We can sort tuples by key with the sortByKey() method which takes a boolean as input to reverse the sort:


The result is:

AR -> 195  
De -> 115  
EN -> 4  
En -> 10  
En.d -> 8  
FR -> 1  
It -> 2  
SQ.mw -> 11  
Simple -> 1  
aa -> 27  
aa.b -> 6  
aa.d -> 1  
aa.mw -> 11  

The sort is case-sensitive. To perform a case-insensitive sort, we can use a comparator. Unfortunately, we cannot use a comparator coming from Comparator.comparing() (new in Java 8), because the returned comparator is not serializable.

// produces an exception:
// Task not serializable: java.io.NotSerializableException

We then have to use a comparator that implements the Serializable interface:

class LowerCaseStringComparator implements Comparator, Serializable {  
public int compare(String s1, String s2) {  
return s1.toLowerCase().compareTo(s2.toLowerCase());  

We then use the comparator this way:

Comparator c = new LowerCaseStringComparator(); … .sortByKey(c)

We obtain what we wanted:
… ang.q -> 15
ang.s -> 9
AR -> 195
ar -> 108324
ar.b -> 293

Sorting results by value

The JavaPairRDD class has a sortByKey() method, but there is no sortByValue() method. To sort by value, we then have to reverse our tuples so that values become keys.

Since a JavaPairRDD does not impose unique keys, we can have redundant values.

We reverse tuples with mapToPair():

.mapToPair(t -> new Tuple2<Long , String>(t._2, t._1))

We can then sort the RDD by descending order (highest values first) and save the 10 first elements with the method take():


Note that take() returns a Java collection (java.util.List), not an RDD. The forEach() method we use is then the one from the collections API, not the RDD’s forEach().

.forEach(t -> System.out.println(t._2 + ” -> ” + t._1));

The sorting code is:

.mapToPair(t -> new Tuple2<Long , String>(t._2, t._1))
.sortByKey(false) .take(10)
.forEach(t -> System.out.println(t._2 + ” -> ” + t._1));

We then obtain the top 10 of the most visited Wikipedia sites in that hour:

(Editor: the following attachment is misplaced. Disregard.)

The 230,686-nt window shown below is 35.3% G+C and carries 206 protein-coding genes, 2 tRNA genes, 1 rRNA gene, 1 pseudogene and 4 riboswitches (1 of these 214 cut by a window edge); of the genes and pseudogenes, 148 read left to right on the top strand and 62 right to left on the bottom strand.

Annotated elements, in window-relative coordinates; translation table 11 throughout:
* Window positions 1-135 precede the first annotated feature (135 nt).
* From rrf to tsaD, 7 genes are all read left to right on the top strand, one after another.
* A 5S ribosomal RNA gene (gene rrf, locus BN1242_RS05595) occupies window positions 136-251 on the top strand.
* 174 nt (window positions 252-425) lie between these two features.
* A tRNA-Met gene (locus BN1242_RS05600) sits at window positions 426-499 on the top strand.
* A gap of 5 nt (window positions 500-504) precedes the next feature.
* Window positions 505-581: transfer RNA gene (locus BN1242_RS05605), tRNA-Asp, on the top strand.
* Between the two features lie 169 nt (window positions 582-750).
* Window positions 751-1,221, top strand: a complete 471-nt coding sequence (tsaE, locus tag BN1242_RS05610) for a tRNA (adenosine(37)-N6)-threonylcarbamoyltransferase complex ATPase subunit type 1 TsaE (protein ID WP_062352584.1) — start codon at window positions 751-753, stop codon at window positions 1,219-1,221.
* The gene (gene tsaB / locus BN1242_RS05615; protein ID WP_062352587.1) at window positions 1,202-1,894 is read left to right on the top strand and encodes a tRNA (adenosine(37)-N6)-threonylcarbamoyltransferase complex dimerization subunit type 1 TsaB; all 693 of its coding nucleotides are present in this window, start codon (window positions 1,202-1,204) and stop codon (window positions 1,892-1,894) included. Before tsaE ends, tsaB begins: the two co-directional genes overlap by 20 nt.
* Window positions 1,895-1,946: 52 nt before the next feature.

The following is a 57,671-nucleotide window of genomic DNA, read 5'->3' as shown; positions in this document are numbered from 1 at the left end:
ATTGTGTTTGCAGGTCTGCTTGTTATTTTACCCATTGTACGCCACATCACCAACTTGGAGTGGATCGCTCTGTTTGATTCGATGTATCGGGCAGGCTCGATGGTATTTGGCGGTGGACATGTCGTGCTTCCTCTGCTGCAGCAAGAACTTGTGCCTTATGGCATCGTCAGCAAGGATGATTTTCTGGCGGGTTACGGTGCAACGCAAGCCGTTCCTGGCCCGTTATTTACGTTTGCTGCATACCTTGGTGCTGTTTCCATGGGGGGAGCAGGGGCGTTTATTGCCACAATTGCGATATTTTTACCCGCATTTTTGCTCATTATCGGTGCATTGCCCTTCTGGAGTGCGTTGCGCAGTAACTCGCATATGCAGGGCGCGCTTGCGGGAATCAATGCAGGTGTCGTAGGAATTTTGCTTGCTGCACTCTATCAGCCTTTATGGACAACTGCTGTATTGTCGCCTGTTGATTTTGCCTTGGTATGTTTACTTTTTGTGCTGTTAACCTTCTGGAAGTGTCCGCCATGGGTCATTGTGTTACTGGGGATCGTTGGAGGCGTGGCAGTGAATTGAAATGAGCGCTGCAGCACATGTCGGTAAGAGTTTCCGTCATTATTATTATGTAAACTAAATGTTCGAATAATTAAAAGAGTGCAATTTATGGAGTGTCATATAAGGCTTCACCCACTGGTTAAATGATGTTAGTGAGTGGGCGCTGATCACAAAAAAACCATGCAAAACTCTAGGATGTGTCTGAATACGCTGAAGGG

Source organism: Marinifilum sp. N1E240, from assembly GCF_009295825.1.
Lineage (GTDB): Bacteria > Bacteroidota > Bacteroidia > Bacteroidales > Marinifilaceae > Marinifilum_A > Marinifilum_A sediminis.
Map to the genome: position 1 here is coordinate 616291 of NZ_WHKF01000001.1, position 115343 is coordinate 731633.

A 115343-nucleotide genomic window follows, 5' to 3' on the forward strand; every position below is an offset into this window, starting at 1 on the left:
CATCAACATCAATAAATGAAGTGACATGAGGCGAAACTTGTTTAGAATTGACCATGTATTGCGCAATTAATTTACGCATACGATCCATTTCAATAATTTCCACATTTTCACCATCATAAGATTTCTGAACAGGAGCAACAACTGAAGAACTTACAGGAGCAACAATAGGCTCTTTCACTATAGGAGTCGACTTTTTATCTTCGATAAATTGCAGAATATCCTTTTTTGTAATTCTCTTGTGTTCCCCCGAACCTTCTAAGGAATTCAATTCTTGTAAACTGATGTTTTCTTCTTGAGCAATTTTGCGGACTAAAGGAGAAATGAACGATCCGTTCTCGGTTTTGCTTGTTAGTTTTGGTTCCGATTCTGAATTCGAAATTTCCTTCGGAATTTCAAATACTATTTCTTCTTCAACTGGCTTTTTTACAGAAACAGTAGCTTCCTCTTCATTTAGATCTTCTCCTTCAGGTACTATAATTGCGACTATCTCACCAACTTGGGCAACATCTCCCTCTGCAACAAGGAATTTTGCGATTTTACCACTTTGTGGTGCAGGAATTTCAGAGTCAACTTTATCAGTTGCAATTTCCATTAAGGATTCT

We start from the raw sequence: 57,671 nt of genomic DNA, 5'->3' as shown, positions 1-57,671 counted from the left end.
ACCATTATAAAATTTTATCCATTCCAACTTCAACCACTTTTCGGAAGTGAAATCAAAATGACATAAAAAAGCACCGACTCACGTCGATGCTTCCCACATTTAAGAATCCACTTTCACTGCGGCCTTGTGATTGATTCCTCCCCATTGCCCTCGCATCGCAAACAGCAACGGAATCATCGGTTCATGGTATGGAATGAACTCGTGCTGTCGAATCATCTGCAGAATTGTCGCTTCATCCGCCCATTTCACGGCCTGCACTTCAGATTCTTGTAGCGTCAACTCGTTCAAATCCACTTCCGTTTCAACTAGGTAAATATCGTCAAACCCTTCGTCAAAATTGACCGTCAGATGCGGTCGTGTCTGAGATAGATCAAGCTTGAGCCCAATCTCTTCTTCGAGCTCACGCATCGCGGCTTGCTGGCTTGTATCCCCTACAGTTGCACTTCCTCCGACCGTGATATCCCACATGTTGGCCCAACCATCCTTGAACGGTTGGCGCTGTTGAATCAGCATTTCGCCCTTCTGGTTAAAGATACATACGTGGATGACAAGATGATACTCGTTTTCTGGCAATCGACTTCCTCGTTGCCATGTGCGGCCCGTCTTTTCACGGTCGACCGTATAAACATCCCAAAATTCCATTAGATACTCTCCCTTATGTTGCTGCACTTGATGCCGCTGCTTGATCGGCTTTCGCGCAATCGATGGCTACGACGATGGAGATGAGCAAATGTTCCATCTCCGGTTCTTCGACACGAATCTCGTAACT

meta.m -> 15393394  
meta.mw -> 12390990  
en -> 7209054  
en.mw -> 4405366  
es -> 1210216  
de -> 692501  
ja.mw -> 674700  
es.mw -> 666607  
ru -> 664970  
ja -> 637371  

Processing multiple files

It is possible to process multiple files thanks to wildcard support in the textFile() method parameter.
We can tell Apache Spark to use 16 threads through setMaster(“local[16]”).

Thus, the top 10 calculation for November 1st (24 files) becomes:

SparkConf conf = new SparkConf()  
JavaSparkContext sc = new JavaSparkContext(conf);  
.map(line -> line.split(” “))
.mapToPair(s -> new Tuple2<String , Long>(s[0], Long.parseLong(s[2])))
.reduceByKey((x, y) -> x + y)
.mapToPair(t -> new Tuple2<Long , String>(t._2, t._1))
.sortByKey(false) .take(10)
.forEach(t -> System.out.println(t._2 + ” -> ” + t._1));

We get this result:

meta.m -> 430508482  
meta.mw -> 313310187  
en -> 171157735  
en.mw -> 103491223  
ru -> 29955421  
ja -> 22201812  
ja.mw -> 22186094  
es -> 21424067  
de -> 21098513  
fr -> 17967662  

On a Macbook pro (SSD, Core i7 2GHz), this processing takes 40 seconds for 9 GB of data. Not bad!


We had a good overview of the Apache Spark API and what it offers. The manipulation of key-value tuples is one of the most frequently used parts of the framework.
In our following posts, we will deploy a Spark cluster and study the streaming API.

This code is available on Github.